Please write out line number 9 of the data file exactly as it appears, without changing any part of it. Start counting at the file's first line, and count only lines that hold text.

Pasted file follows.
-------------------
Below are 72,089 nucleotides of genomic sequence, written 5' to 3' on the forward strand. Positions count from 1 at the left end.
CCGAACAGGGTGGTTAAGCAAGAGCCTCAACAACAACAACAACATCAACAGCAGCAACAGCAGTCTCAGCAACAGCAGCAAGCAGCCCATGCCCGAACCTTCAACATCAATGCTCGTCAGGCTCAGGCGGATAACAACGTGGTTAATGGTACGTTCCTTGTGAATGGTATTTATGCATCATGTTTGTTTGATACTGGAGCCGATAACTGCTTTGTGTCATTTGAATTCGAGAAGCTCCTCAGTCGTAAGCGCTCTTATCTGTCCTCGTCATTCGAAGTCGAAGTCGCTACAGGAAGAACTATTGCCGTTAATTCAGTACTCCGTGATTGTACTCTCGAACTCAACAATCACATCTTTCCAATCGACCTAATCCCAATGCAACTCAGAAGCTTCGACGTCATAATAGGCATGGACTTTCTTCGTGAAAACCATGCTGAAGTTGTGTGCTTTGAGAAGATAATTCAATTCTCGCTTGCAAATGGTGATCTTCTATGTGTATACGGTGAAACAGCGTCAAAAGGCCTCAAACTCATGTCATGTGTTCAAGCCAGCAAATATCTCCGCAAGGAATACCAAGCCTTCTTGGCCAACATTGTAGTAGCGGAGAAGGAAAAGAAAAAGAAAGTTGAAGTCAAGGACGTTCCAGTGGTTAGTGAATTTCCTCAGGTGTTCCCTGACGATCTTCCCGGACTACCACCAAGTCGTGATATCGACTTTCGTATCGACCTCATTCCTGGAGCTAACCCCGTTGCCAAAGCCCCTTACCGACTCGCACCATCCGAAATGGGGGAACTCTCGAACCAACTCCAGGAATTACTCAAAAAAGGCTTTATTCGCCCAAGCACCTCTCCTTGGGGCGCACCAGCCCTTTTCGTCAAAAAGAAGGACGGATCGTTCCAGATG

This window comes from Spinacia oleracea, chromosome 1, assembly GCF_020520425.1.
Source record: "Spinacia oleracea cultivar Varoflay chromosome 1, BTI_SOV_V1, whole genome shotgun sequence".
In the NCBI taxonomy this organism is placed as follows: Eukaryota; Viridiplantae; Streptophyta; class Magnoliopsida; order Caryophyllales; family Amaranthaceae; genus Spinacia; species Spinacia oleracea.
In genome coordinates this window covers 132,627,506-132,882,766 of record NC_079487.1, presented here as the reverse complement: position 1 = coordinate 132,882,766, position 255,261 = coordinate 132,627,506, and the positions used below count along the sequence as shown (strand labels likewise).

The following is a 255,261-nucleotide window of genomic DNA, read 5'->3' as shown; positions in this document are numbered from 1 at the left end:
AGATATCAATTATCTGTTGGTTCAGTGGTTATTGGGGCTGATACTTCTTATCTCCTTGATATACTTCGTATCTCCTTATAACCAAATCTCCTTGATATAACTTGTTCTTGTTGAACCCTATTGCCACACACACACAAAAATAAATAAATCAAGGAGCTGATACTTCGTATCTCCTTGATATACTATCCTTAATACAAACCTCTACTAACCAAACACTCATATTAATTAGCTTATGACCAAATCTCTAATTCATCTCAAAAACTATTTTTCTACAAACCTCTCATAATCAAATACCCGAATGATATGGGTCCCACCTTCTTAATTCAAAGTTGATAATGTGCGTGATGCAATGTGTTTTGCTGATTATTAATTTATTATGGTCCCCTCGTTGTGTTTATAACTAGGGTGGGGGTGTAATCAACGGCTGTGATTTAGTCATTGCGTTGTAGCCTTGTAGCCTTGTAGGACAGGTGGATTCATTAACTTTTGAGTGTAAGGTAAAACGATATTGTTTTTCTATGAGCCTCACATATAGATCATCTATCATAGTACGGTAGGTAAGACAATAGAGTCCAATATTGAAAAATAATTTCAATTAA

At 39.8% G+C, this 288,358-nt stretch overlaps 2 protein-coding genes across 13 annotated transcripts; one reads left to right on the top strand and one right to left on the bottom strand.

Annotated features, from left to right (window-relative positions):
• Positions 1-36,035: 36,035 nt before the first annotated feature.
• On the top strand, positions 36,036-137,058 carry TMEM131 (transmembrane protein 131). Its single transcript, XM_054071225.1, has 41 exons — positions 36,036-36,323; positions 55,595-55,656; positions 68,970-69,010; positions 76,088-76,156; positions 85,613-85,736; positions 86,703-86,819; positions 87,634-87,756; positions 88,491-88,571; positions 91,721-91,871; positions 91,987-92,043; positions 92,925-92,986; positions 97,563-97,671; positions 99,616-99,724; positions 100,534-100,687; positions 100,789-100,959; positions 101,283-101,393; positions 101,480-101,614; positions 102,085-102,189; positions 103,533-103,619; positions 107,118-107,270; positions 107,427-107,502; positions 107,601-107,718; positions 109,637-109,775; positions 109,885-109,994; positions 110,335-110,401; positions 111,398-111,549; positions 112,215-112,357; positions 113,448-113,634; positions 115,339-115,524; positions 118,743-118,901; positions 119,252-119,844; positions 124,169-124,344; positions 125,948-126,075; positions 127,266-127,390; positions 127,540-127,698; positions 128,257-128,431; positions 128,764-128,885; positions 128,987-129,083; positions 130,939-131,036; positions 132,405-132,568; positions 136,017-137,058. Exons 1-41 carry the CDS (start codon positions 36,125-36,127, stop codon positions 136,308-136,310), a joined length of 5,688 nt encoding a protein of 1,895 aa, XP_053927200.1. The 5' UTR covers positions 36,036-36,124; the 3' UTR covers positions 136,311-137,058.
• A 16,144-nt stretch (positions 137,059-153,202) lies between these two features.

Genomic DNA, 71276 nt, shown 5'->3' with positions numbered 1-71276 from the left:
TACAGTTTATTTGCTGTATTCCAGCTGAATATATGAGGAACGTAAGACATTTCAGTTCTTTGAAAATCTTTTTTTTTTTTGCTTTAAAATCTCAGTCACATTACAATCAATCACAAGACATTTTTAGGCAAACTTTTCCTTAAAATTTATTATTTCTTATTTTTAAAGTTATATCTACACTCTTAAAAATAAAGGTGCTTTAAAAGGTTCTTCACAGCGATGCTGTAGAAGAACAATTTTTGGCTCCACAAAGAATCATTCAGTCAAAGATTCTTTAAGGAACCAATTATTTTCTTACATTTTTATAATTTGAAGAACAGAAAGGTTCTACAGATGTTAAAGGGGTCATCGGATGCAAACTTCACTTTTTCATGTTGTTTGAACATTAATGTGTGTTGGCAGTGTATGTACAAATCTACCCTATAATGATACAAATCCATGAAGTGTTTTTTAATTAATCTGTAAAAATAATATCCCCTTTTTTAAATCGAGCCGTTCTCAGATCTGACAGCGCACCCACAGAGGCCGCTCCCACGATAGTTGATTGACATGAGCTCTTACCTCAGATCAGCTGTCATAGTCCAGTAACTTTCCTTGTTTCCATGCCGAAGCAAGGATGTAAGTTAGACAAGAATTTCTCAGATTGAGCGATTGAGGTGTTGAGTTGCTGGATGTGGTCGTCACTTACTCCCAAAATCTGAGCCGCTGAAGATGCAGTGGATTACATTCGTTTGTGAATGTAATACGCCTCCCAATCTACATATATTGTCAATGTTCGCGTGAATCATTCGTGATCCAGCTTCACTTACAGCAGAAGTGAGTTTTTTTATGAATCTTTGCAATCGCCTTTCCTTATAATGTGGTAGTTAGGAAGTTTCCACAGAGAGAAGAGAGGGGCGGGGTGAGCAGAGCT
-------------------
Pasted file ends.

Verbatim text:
At 39.8% G+C, this 288,358-nt stretch overlaps 2 protein-coding genes across 13 annotated transcripts; one reads left to right on the top strand and one right to left on the bottom strand.